United States National Arboretum

Just off New York Ave. as I drive into Washington D.C. is an island of green completely surrounded by a 10 foot high wrought iron fence. Happily there is a big gate and it is open from 9 to 5. Inside are about 450 acres of beauty and science and a bit of retail.

Collections of plants are maintained in clustered areas so one can compare within a given collection species X to species Y. There are boxwood, crab apple, holly, azalea, conifer, dogwood, magnolia, antique rose, perennial, fern, native plant, and herb collections that one can walk through, sit by and observe. There is also a gorgeous bonsai and viewing stone display, a huge Koi pond with aquatic plants, a youth garden, many creeks and ponds and about 10 miles of little roads plus paths for a slow drives, biking or walking. There is also a trolley bus for a relaxed ride around the campus.

The science part comes in with the plant introduction program. From their web page: “Many of the ornamental and flowering trees and shrubs and herbaceous garden plants found in cities, towns, and home landscapes throughout the United States and many other countries were developed by scientists at the U. S. National Arboretum through years of hybridization, selection, and careful evaluation. During its 70 year history, the Arboretum has released over 650 different woody and herbaceous plants to the American public through the nursery and floral industries. Each year, several new plants are made available.”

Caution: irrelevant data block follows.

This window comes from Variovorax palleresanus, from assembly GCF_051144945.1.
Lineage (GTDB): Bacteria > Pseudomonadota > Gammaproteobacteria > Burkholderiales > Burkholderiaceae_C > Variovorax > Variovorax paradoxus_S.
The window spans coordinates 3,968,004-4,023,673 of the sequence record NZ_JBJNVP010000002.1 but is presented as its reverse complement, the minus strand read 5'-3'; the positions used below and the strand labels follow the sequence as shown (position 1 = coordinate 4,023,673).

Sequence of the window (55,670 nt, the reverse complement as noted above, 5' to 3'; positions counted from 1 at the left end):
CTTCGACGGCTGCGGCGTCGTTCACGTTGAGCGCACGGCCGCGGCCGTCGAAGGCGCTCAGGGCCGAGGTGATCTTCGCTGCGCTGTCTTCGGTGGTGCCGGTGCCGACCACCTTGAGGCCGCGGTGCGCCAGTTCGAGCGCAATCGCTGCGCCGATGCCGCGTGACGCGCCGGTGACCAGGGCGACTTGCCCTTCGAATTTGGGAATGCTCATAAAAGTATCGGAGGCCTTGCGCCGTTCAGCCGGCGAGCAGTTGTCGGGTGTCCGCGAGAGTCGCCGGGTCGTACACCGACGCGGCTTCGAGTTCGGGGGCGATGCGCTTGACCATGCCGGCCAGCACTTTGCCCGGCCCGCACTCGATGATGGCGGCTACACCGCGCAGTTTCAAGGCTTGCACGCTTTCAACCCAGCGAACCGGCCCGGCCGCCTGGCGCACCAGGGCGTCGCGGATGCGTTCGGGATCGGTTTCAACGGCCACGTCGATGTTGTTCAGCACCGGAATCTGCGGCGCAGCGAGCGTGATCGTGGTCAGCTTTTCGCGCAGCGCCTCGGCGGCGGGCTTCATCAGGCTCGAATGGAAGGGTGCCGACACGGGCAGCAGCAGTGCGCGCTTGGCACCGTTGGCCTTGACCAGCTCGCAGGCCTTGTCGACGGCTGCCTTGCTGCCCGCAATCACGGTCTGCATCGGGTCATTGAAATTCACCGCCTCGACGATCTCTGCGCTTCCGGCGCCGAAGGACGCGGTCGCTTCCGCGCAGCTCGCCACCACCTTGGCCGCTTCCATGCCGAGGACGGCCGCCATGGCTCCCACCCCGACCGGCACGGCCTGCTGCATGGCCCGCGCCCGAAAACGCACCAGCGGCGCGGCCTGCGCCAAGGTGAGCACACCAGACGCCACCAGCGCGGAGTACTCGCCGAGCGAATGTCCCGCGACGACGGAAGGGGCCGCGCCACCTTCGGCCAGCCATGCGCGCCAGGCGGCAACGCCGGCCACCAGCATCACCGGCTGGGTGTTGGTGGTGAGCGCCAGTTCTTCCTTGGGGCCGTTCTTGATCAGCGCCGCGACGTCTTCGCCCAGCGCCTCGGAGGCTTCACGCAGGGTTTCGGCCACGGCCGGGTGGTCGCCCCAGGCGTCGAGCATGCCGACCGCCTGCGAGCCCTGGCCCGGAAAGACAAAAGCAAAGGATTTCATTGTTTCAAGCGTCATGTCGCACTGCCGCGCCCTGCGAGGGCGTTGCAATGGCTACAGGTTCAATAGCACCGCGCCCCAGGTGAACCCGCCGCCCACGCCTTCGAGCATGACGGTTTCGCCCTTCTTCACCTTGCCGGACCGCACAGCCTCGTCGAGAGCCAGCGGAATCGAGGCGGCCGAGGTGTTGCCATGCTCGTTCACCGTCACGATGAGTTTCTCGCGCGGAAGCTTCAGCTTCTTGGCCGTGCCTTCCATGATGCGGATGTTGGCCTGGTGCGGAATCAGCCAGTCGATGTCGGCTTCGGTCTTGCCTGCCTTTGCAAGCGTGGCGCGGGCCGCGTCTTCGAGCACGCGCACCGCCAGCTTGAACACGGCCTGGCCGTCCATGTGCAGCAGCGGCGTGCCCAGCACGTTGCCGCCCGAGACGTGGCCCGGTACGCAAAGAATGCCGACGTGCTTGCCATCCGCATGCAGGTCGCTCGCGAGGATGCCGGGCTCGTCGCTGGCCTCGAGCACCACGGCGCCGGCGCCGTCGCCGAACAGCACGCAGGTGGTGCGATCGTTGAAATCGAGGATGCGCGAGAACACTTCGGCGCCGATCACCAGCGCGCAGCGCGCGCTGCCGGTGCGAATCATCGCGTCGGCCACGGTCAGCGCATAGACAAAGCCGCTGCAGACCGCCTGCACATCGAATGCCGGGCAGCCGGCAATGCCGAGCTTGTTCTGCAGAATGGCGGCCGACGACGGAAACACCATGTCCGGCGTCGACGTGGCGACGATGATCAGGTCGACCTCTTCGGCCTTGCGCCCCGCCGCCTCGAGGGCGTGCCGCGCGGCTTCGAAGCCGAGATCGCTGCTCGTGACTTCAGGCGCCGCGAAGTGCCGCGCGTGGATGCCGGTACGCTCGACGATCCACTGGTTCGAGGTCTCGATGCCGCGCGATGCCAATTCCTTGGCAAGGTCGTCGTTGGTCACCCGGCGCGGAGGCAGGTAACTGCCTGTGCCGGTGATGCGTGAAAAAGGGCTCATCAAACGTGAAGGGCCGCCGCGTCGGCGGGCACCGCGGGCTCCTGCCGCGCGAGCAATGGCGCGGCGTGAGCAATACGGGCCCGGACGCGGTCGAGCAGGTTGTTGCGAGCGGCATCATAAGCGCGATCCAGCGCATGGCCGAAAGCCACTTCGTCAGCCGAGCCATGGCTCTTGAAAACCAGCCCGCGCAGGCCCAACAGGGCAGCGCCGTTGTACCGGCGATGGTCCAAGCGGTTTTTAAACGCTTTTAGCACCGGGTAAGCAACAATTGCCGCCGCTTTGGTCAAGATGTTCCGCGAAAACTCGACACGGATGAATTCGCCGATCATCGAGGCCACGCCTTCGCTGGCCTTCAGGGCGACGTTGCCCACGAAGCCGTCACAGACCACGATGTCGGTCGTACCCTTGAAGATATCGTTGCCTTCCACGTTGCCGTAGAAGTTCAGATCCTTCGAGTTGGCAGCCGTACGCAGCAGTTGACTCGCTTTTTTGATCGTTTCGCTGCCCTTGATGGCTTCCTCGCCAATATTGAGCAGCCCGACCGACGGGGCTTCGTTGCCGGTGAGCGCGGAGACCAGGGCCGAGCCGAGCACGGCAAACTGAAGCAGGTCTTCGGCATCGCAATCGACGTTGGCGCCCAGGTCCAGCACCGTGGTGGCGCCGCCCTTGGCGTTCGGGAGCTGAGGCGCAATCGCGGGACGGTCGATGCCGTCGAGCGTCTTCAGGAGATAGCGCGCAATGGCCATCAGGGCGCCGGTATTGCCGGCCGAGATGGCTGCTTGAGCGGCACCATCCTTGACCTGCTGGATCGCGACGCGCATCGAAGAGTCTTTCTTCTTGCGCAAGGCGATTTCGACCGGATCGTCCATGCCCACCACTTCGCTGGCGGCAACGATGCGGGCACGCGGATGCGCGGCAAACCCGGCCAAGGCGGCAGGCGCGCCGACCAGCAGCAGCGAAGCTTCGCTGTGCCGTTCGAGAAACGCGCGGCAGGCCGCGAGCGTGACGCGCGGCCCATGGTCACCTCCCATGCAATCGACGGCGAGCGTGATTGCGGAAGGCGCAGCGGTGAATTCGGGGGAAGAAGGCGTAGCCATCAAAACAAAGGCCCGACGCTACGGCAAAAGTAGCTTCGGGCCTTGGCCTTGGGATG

The retail portion includes a tiny little gift shop that never fails to please. Whoever is in charge of purchasing has such a talent for “cool things”. They have great books, garden themed toys and jewelry, unique flower arranging and garden tools. There is also an annual plant sale sponsored by FONA (Friends of the National Arboretum) where members can sometimes pick up newly introduced plants years before they make it into commercial production.

Educational programs occur several times a week, most are free. I love this place.


The web page is also high quality with lots of content on introduced plants, great photos, maps, events lists, what's blooming lists, gardening information:
http://www.usna.usda.gov

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